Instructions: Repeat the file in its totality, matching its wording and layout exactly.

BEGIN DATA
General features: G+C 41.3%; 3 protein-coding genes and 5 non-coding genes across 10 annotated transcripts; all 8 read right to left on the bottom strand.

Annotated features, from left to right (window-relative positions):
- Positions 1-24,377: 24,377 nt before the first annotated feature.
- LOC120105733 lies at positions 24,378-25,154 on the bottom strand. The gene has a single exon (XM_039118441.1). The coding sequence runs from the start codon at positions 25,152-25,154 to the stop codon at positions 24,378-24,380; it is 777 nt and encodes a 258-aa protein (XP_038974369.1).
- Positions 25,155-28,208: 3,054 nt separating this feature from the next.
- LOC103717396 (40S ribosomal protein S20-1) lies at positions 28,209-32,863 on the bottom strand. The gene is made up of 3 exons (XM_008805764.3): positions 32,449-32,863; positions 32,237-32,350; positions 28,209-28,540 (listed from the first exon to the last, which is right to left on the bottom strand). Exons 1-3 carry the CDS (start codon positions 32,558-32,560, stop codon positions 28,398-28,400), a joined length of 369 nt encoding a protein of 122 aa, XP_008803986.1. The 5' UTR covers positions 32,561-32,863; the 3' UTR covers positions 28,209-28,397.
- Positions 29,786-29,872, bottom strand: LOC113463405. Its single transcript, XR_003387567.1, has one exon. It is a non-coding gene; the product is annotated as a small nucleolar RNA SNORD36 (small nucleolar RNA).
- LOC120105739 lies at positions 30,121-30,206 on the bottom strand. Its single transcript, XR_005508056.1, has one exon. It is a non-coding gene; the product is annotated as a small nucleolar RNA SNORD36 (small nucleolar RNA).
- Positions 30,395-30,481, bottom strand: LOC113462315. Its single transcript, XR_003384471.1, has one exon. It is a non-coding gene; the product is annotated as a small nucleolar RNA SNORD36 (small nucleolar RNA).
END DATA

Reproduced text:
General features: G+C 41.3%; 3 protein-coding genes and 5 non-coding genes across 10 annotated transcripts; all 8 read right to left on the bottom strand.

Annotated features, from left to right (window-relative positions):
- Positions 1-24,377: 24,377 nt before the first annotated feature.
- LOC120105733 lies at positions 24,378-25,154 on the bottom strand. The gene has a single exon (XM_039118441.1). The coding sequence runs from the start codon at positions 25,152-25,154 to the stop codon at positions 24,378-24,380; it is 777 nt and encodes a 258-aa protein (XP_038974369.1).
- Positions 25,155-28,208: 3,054 nt separating this feature from the next.
- LOC103717396 (40S ribosomal protein S20-1) lies at positions 28,209-32,863 on the bottom strand. The gene is made up of 3 exons (XM_008805764.3): positions 32,449-32,863; positions 32,237-32,350; positions 28,209-28,540 (listed from the first exon to the last, which is right to left on the bottom strand). Exons 1-3 carry the CDS (start codon positions 32,558-32,560, stop codon positions 28,398-28,400), a joined length of 369 nt encoding a protein of 122 aa, XP_008803986.1. The 5' UTR covers positions 32,561-32,863; the 3' UTR covers positions 28,209-28,397.
- Positions 29,786-29,872, bottom strand: LOC113463405. Its single transcript, XR_003387567.1, has one exon. It is a non-coding gene; the product is annotated as a small nucleolar RNA SNORD36 (small nucleolar RNA).
- LOC120105739 lies at positions 30,121-30,206 on the bottom strand. Its single transcript, XR_005508056.1, has one exon. It is a non-coding gene; the product is annotated as a small nucleolar RNA SNORD36 (small nucleolar RNA).
- Positions 30,395-30,481, bottom strand: LOC113462315. Its single transcript, XR_003384471.1, has one exon. It is a non-coding gene; the product is annotated as a small nucleolar RNA SNORD36 (small nucleolar RNA).